13. Cost-benefit analysis
Cost / benefit analysis is an approach for making a decision based on which option has the biggest benefit and the lowest cost.
14. The risk-reward ratio
This ratio measures what is the potential reward for each pound/dollar invested. For example, a risk-reward ratio of 1: 3 means that we risk 1 pound/dollar to potentially win 3.
15. The opportunity cost
Choices have costs. If we choose one thing that usually means we’re deciding not to choose something else.
16. Sunk costs
In economics, a sunk cost is money that has already been spent and cannot be recovered. Similarly, our decisions shouldn’t be influenced by the costs we’ve already incurred. For example, if you’ve already spent lots of time/money on a failing business (a sunk cost) that doesn’t mean you should continue to spend lots of time/money on it.
17. Availability bias
The availability bias is where our decisions are influenced by the information that we’ve most recently heard or is most readily available.
18. Loss Aversion
Refers to the human preference of making decisions to avoid losses rather than seeking gains.
Productivity Mental Models 🔨
19. Murphy’s Law
Murphy’s Law is a saying that goes like this: “Anything that can go wrong, will go wrong”. For example: things take longer than expected; the costs are higher; and the quality is lower.
20. Parkinson’s Law
Our work expands to fully occupy the time we’ve given to that task. In other words, the more time we have to complete a task, the longer that task will take. This model therefore suggests setting deadlines to improve productivity.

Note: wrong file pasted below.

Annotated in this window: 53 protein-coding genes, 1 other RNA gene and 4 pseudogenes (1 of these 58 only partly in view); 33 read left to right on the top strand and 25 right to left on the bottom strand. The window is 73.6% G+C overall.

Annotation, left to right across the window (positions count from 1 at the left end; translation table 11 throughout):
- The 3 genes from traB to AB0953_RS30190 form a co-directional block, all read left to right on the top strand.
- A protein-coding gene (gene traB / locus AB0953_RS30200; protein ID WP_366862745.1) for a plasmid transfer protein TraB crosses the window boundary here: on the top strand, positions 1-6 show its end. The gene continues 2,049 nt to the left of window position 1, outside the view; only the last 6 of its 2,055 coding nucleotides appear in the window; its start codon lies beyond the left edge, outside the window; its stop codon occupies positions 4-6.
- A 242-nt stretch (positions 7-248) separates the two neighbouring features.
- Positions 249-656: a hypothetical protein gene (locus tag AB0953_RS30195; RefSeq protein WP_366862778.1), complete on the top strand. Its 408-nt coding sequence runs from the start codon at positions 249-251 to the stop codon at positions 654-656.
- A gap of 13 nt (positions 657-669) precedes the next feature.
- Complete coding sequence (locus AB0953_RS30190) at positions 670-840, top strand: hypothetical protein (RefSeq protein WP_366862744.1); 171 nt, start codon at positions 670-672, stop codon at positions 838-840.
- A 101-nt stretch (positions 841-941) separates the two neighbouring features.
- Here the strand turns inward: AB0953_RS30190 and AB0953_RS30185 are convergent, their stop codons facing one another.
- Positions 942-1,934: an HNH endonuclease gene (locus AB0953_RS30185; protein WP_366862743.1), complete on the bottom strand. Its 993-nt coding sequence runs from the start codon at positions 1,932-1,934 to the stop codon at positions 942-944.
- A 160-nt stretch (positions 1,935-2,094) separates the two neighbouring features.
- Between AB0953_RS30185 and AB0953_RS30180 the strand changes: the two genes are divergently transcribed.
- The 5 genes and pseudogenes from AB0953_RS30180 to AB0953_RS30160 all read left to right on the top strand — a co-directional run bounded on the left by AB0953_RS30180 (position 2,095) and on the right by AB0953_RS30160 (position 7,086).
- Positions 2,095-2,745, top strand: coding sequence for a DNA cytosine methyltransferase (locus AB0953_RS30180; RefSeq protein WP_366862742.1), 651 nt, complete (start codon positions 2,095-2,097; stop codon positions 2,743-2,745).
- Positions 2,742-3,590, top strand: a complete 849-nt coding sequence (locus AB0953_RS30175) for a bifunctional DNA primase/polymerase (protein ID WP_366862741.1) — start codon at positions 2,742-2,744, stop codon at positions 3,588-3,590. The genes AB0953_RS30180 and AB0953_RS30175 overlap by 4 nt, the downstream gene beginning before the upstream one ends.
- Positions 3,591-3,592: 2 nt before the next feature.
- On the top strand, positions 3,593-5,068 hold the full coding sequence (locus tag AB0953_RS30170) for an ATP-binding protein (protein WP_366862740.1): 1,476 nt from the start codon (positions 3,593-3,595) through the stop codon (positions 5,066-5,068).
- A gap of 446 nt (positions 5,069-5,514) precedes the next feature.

21. Illich’s law
Beyond a certain threshold, human efficiency decreases or becomes negative. This model indicates that in order to stay productive we need to take breaks.
22. Carson’s law
Work done continuously takes less time and energy than when it is done several times. This means that too many distractions are bad for productivity.
23. (Bill) Gates’ Law
Most people overestimate what they can accomplish in one year and underestimate what they can do in ten years.
Thinking Mental Models 🤔
The formulation of a problem is often more essential than its solution. So if we’re every trying to solve something, the most important first step is to try to rephrase the problem in a simple manner. The goal is to make the problem sound so easy/logical that even a child would understand it.
25. Knowing the Name is not Understanding
Words, definitions, and names do not constitute knowledge. Knowing the name of something does not help us understand what it actually means. To truly understand how something works, you have to ask yourself basic questions: what are its characteristics? Why is it like that? How? Etc.
26. Dimension Reduction
This is a simplification model. When a problem is too complicated to solve, because it has too many possibilities (dimensions), we can reduce the number of dimensions to make it easier to solve.
Find what you don’t want and avoid it. For example, instead of wondering what you can do to be happy, avoid all the things that make you unhappy. This model brings simplicity and clarity in decision making.
Business Mental Models 📊
28. Minimum Viable Product (MVP)
The minimum viable product is a product development strategy of quickly bringing a test version of the product to market (with only a few features). This technique makes it possible to build the product while benefiting from user feedback from the very start.
29. Reversible and Non-Reversible Decisions
For Jeff Bezos, there are two types of business decisions: reversible decisions (which can be reversed later) and irreversible decisions. We must distinguish these two types of decision because the risk of an irreversible decision is much higher.
30. The Secret
Each of today’s most famous and familiar ideas was previously unknown and unsuspected. There are still many secrets to be discovered, but they will only be found by those who seek them.
31. The Strength of Weak Ties
An individual will generally benefit more from his relationships resulting from weak ties (distant network) than from those resulting from strong ties (family and close friends). Also called the “social relation paradox”.